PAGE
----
Friday, March 30, 2018

The Village Idiot

The Village Idiot

This Bald Eagle is enjoying his perch atop the Village Idiot's trolling poles




     While the above named post might lead the reader into thinking that this post is about myself, I can soundly reject that notion and would encourage you to look closely at the stern of the boat in the top picture. As you can see, plainly or not so much so, the boat in question is none other than The Village Idiot, home ported in what used to be a lovely little fishing village on the outer coast of Chichagof Island, at the very entrance to Cross Sound. Unfortunately, like so many fine places in Alaska, the area has been taken over by the tourist industry and it's changed the whole character of the the village.I believe that there are nine lodges crammed into the harbor now, puking out an ungodly number of charter fishermen several times a day from spring to the fall every year.  I would much rather see the moniker Village Idiot on one of those boats, along with Buffoon, Knucklehead, Bumbling Oaf, Greedy Jerks, Simpleton, Lawless and any number of other uncomplimentary names. However, in the years when Elfin Cove was still primarily a fishing village, the owner of the boat, Bob Bell  and his wife Deb along with their two sons, took up fishing for a living. Bob, or Bobbo as he's known, used to be a plumber as I understand. I'm not sure why he opted out of that, I'm sure the money is good, but I guess they like a little more adventure in their lives, and fishing afforded them a chance to make a living during the more pleasant summer months and then go elsewhere in the winter.  Debbie has a boat named The Madame Ching. Both boats are converted gill net boats I believe. To the best of my knowledge they fish almost exclusively in the area around Cross Sound and down the coast to Deer Harbor. When I first bought my GPS, I followed Bob as he trolled in a large circle from Hocktaheen to Surge Bay. I set the tracking function on so that I could get an accurate picture of where to fish and where to avoid. The area out there is peppered with pinnacles. You can be trolling along at 24 fathoms and all at once the water is only 20 fathoms deep or even less. I've lost more than a little bit of gear out there, and at $3.00 a pound for lead, you don't want to be losing a couple of fifty pound cannonballs, to say nothing of the flashers and spoons and other gear. The nice part is that fish are attracted to the area, so if you can keep your gear off the bottom, you can make a paycheck every day. Following the track that was laid down has proven to be a most profitable venture. I noticed that if I stray off of it just a little bit, the results can be disastrous. Both of Bob and Deb's boys are grown up and have their own boats, and to the best of my knowledge are both very good fishermen, maybe even better than their parents, since they enjoy the enthusiasm of youth and are a little more aggressive in their fishing. The Bell's enjoy a very adventurous life style, skiing in Colorado kayaking somewhere down south and this winter heading to Tibet or Mongolia, I can't recall why, maybe to ride horses in the desert. I look forward to their return this spring, but like many commercial fishermen this year, I'm afraid they'll be coming home to a rather dismal fishing season. There won't be any spring king salmon season due to a terrible reduction in the numbers of fish returning to spawn, and I just heard today that the price of halibut is down about $2.00 a pound from what it has been for the past three or four years; and that's on top of a fifteen percent reduction in the commercial quota. It's going to be a tough year to be a fisherman. Maybe Bobbo had it right when he named his boat.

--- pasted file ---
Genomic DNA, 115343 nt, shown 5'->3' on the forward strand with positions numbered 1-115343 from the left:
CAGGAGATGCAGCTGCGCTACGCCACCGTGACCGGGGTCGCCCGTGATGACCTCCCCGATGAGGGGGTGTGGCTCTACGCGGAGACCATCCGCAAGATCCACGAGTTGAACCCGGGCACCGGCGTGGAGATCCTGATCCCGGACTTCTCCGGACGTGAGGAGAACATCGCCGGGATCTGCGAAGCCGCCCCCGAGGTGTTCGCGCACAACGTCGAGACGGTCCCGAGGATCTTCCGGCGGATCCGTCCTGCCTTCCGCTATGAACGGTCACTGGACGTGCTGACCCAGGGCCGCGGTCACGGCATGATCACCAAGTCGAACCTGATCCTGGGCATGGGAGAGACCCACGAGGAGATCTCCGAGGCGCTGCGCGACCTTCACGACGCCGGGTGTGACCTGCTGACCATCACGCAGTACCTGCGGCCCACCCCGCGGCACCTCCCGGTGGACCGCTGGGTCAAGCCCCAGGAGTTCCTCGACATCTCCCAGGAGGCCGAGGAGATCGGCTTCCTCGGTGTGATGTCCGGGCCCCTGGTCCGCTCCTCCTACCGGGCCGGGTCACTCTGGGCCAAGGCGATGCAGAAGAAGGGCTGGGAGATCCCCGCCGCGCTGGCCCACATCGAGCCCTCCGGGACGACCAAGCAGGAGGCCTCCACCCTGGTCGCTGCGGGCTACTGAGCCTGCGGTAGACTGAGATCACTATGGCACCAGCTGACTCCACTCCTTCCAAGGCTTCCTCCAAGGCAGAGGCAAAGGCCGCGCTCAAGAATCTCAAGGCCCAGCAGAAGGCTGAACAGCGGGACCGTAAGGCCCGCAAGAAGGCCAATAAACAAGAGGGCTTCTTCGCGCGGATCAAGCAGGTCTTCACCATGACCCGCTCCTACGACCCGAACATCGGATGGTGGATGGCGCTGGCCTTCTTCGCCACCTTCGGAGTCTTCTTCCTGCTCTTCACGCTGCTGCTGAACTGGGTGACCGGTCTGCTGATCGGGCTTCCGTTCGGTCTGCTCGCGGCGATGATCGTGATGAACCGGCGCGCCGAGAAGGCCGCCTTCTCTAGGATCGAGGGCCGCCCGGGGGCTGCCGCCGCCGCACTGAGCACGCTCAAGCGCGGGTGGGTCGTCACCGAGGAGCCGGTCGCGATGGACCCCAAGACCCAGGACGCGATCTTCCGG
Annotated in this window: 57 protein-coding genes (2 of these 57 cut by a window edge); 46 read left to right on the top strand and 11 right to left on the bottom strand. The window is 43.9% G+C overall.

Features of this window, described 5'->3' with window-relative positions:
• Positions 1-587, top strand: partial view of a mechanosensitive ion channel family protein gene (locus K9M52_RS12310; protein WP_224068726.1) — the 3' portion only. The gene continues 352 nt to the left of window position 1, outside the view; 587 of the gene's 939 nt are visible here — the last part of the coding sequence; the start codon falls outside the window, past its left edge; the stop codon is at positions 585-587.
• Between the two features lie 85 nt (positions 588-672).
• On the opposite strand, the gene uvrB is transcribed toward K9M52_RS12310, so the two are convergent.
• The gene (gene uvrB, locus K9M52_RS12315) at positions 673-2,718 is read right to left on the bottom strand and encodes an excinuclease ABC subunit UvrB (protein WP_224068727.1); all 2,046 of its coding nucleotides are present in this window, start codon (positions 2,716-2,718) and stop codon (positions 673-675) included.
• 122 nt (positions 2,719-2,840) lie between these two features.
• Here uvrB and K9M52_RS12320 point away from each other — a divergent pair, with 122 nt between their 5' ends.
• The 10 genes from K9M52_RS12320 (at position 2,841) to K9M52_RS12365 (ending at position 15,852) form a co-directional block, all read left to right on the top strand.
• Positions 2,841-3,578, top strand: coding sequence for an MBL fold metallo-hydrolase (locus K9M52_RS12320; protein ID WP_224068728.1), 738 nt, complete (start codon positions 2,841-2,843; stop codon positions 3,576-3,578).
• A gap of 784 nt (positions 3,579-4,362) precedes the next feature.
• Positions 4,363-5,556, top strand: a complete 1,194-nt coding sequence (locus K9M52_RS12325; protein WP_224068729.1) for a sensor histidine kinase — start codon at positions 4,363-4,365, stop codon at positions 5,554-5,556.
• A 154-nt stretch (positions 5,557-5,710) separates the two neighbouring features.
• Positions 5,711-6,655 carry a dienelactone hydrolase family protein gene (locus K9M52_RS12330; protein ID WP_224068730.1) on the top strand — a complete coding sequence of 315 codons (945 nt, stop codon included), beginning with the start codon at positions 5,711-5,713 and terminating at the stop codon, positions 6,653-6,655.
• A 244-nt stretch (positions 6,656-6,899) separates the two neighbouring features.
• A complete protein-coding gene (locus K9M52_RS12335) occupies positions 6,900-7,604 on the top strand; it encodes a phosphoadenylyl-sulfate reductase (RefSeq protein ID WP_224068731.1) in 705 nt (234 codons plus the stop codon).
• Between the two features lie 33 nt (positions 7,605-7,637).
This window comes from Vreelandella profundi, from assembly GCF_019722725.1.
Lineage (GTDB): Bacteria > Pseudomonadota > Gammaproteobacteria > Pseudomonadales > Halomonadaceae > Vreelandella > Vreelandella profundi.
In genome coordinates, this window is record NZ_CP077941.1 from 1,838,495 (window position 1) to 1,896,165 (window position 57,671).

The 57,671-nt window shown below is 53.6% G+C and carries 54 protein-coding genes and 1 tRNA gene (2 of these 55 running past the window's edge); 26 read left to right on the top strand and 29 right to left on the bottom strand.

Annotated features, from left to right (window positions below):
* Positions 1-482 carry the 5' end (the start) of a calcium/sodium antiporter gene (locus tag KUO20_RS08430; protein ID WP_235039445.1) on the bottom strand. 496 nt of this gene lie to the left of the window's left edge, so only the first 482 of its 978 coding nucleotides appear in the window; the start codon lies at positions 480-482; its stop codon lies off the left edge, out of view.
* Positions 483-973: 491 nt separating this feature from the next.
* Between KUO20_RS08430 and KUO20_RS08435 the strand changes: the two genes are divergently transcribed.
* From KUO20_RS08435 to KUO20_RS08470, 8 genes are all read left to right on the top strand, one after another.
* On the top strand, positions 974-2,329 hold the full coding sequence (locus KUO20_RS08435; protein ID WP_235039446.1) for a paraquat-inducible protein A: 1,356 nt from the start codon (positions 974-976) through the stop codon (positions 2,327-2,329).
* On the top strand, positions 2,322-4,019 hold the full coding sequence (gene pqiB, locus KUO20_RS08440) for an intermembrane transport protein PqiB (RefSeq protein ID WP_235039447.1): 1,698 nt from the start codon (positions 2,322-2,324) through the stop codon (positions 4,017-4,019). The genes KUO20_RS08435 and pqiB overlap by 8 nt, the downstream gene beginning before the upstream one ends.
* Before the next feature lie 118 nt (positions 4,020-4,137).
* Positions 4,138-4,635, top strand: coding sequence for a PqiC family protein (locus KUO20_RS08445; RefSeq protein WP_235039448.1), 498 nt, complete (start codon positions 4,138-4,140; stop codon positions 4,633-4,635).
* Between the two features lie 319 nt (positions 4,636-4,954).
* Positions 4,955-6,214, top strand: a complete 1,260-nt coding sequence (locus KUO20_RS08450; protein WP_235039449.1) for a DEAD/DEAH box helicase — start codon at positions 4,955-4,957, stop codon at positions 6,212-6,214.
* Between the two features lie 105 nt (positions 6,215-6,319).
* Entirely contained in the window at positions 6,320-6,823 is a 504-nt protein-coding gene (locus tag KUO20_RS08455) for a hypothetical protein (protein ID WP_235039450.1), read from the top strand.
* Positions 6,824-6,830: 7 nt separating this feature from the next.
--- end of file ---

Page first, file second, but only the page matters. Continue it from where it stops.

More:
Sunday, March 25, 2018

Dragon Fruit